By Dr. Stuart Garber
Eczema refers to a group of conditions that cause the skin to become inflamed or irritated. The most common type of eczema is known as atopic dermatitis, or atopic eczema. Atopic refers to a group of diseases with an often inherited tendency to develop other allergic conditions, such as asthma and hay fever.
Eczema affects about 20 percent of infants and 3 percent of adults and children in the U.S. Most infants who develop the condition outgrow it sometime during childhood while others continue to experience symptoms on and off throughout life.
No matter which part of the skin is affected, eczema is almost always itchy. Affected areas usually appear very dry, thickened, or scaly. In fair-skinned people, these areas may initially appear reddish and then turn brown. Among darker-skinned people, eczema can affect pigmentation, making the affected area lighter or darker.
In infants, the itchy rash can produce an oozing, crusting condition that occurs mainly on the face and scalp, but patches may appear anywhere.
Causes of Eczema:
The exact cause of eczema is unknown, but it’s thought to be linked to an overactive response by the body’s immune system to an irritant. It is this response that causes the symptoms of eczema. In addition, eczema is commonly found in families with a history of other allergies or asthma.
Some people may suffer “flare-ups” of the itchy rash in response to certain substances or conditions. For some, coming into contact with rough or coarse materials may cause the skin to become itchy. For others, feeling too hot or too cold, exposure to certain household products like soap or detergent, or coming into contact with animal dander may cause an outbreak. Upper respiratory infections or colds may also be triggers. Stress may cause the condition to worsen.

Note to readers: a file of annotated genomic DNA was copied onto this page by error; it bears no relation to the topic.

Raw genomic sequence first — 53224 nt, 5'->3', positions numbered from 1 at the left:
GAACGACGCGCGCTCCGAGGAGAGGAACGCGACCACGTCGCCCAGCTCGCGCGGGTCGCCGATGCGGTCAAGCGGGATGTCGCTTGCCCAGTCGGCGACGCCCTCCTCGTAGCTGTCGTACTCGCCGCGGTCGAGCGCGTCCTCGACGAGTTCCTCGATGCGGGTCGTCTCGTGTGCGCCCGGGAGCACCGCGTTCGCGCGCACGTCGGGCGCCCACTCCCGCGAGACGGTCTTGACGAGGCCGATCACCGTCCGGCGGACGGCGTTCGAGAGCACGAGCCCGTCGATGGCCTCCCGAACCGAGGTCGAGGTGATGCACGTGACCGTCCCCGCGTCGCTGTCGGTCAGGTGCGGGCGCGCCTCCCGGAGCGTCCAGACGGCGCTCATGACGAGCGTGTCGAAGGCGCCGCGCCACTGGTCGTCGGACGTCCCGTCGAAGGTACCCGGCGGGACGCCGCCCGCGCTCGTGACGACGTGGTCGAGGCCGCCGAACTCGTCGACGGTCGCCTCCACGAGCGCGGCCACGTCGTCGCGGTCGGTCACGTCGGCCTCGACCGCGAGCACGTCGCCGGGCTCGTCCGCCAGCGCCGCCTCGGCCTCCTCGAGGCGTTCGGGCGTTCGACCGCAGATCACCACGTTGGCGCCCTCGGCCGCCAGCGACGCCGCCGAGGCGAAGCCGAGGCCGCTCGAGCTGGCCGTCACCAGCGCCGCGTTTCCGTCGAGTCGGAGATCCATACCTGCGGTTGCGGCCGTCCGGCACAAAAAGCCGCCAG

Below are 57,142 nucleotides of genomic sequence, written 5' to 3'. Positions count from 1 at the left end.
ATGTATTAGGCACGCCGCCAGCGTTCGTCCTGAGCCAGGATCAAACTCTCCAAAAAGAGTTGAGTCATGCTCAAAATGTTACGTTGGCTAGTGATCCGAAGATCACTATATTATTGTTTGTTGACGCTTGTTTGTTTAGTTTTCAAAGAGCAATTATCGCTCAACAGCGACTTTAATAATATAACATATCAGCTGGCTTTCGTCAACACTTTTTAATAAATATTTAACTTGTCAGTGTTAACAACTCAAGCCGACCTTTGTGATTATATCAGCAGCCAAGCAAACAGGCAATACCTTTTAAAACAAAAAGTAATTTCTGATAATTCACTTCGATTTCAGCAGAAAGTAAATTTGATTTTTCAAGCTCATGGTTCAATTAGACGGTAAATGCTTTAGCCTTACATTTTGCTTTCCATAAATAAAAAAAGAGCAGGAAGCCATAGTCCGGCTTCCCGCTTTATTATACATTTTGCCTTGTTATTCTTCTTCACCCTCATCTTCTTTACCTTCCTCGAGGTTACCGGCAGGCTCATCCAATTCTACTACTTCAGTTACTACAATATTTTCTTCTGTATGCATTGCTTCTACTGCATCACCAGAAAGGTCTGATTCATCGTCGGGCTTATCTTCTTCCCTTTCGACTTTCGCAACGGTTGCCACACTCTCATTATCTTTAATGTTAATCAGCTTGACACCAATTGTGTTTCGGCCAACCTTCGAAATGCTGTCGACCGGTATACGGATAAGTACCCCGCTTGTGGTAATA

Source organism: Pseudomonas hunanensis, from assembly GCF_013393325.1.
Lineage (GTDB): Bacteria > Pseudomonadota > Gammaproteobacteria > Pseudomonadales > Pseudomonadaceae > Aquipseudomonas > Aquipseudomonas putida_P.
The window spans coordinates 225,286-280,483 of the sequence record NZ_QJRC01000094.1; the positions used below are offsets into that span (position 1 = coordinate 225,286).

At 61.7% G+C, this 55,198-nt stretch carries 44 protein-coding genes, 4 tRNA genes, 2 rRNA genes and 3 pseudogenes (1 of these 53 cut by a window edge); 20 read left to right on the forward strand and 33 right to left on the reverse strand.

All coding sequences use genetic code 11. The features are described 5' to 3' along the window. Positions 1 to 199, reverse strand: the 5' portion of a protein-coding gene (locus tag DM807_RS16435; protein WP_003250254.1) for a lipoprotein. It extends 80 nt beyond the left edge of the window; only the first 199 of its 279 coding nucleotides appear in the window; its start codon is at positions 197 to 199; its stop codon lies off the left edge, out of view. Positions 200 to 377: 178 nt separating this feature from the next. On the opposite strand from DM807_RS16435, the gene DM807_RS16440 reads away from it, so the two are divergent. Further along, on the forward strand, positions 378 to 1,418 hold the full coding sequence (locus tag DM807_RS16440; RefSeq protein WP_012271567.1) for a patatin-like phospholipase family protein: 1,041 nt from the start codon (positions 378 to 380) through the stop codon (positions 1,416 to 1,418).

Studies have shown that children who are breast-fed until age 4 months are less likely to get atopic dermatitis.
The standard medical treatment for eczema is actually not so much treatment as it is management using topical steroids. Oral steroids may be prescribed for severe flare-ups. While the occasional use of topical steroids may not be harmful, prolonged use and the use of oral steroids may lead to a suppression of the immune system. Recently the FDA has approved a new class of drugs called Topical Immunomodulators (TIMs). At this time there are two FDA approved non-steroid drugs, both of which are so called “Black Box” drugs meaning they have special warnings and precautions!
It is because the unsatisfactory nature of the current treatment of eczema, both as to efficacy and safety, that I developed my skin formula, Dr. Garber’s Natural Solutions for Skin. And when the problem is allergy related, which as discussed above, it often is, the formula acts synergistically with my Allergy formula, Dr. Garber’s Natural Solutions for Allergy.
Home Skin Care:
Avoid scratching the rash or skin:
• Relieve the itch by using a moisturizer rather than potentially dangerous drugs. Moisturizers should be free of alcohol, scents, dyes, fragrances, or other chemicals.
• Keep your child’s fingernails cut short. Consider light gloves if nighttime scratching is a problem.
A humidifier in the home will also help.
Avoid anything that makes your symptoms worse. This may include:
• Foods such as eggs in a very young child (always discuss with your doctor first)
• Irritants such as wool and lanolin
• Strong soaps or detergents, as well as chemicals and solvents
• Sudden changes in body temperature and stress, which may cause sweating and worsen the condition
• Triggers that cause allergy symptoms
When washing or bathing:
• Keep water contact as brief as possible and use gentle body washes and cleansers instead of regular soaps. Short, cooler baths are better then long, hot baths.
• Do not scrub or dry the skin too hard or for too long.
• After bathing, it is important to apply lubricating creams, lotions, or ointment on the skin while it is damp. This will help trap moisture in the skin.
• For more information, visit https://www.drgarbers.com.